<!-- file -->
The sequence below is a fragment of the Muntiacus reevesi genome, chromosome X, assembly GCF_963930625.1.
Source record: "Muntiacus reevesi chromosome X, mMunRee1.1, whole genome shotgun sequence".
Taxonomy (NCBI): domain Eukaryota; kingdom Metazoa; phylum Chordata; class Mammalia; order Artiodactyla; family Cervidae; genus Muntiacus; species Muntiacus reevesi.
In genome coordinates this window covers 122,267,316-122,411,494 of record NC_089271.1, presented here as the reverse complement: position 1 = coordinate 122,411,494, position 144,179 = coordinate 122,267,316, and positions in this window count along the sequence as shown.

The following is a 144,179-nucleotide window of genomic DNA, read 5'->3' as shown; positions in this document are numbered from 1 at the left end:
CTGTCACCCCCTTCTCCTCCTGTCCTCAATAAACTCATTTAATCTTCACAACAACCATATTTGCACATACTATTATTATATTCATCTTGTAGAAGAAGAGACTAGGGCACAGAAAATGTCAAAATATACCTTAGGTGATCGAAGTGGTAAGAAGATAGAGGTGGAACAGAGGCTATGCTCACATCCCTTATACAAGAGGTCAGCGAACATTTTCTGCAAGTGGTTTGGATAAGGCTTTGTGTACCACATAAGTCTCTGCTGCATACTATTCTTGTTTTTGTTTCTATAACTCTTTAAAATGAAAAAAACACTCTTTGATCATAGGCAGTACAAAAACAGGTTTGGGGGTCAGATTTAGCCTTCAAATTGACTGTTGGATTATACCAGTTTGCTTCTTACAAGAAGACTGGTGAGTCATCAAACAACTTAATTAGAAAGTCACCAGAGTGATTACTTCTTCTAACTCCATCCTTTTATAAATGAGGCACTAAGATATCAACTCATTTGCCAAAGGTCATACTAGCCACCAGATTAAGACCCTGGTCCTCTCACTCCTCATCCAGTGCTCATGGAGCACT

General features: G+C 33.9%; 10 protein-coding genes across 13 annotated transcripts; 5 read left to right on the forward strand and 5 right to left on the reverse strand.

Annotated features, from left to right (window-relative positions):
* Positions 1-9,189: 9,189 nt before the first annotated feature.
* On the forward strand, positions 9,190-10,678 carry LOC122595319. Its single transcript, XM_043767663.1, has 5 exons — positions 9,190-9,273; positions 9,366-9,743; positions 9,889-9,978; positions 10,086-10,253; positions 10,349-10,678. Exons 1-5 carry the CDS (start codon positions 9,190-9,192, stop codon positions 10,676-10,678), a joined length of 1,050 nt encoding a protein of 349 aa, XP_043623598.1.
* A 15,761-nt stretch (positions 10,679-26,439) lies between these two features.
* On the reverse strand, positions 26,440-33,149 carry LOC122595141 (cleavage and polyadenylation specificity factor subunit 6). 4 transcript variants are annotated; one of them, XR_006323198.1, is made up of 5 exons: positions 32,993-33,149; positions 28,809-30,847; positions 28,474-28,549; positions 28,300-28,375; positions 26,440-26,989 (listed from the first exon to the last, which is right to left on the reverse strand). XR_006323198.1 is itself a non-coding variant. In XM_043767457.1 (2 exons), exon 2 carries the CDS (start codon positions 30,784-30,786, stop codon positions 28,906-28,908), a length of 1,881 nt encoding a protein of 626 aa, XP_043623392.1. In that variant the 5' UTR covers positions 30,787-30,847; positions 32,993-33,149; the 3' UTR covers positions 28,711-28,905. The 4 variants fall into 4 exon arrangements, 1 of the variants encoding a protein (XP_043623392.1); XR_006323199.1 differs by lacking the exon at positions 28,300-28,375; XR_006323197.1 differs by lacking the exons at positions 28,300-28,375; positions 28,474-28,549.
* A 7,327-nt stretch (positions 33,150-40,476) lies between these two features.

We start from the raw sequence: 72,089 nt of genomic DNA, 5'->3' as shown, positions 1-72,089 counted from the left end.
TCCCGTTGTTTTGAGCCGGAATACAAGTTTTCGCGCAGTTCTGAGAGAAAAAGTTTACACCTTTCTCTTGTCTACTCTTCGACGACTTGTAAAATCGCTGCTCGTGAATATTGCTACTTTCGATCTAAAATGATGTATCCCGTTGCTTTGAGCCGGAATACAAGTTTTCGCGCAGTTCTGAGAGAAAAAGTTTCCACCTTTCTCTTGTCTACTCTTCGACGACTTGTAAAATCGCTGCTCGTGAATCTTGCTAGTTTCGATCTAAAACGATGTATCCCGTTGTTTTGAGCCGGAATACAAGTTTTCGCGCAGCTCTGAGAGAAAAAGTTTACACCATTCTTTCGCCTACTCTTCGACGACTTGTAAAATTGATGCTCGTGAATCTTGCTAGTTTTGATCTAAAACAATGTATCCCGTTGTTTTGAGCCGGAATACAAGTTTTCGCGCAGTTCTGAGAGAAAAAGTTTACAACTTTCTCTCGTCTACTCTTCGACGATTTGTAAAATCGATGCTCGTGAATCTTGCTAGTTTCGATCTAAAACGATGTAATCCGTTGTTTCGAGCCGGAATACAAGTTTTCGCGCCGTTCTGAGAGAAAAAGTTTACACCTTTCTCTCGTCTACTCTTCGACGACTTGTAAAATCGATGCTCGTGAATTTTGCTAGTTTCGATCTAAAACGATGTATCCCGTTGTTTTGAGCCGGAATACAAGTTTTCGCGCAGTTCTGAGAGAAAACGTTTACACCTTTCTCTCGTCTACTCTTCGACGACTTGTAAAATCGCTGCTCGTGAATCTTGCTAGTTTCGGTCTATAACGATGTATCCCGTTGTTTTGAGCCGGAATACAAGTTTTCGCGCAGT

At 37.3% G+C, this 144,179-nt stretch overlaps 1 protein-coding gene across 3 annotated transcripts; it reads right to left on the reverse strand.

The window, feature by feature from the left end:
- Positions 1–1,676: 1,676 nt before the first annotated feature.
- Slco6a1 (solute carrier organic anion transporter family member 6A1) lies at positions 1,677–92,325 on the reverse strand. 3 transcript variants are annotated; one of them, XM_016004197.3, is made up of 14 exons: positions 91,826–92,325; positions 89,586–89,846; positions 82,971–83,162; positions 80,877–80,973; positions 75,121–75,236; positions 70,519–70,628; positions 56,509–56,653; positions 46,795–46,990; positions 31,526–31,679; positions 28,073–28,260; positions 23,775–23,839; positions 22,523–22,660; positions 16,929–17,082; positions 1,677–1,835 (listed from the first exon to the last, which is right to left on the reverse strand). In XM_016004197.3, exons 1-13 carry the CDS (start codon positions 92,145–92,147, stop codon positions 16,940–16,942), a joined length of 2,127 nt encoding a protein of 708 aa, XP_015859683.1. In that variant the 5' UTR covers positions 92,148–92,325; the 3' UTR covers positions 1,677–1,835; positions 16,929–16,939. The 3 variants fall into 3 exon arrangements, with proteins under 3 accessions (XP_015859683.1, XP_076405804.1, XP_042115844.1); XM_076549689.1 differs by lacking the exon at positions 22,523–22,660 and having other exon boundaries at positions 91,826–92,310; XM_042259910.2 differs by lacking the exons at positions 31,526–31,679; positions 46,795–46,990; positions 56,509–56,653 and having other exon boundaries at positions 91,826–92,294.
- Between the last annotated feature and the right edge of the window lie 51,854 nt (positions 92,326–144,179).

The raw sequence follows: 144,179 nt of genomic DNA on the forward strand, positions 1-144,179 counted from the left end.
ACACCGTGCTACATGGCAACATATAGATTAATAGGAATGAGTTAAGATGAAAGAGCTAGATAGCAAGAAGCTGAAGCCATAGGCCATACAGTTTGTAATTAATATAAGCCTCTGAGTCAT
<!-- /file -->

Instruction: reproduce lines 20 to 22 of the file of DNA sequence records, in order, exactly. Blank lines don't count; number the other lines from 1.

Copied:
- Between the last annotated feature and the right edge of the window lie 51,854 nt (positions 92,326–144,179).

The raw sequence follows: 144,179 nt of genomic DNA on the forward strand, positions 1-144,179 counted from the left end.
ACACCGTGCTACATGGCAACATATAGATTAATAGGAATGAGTTAAGATGAAAGAGCTAGATAGCAAGAAGCTGAAGCCATAGGCCATACAGTTTGTAATTAATATAAGCCTCTGAGTCAT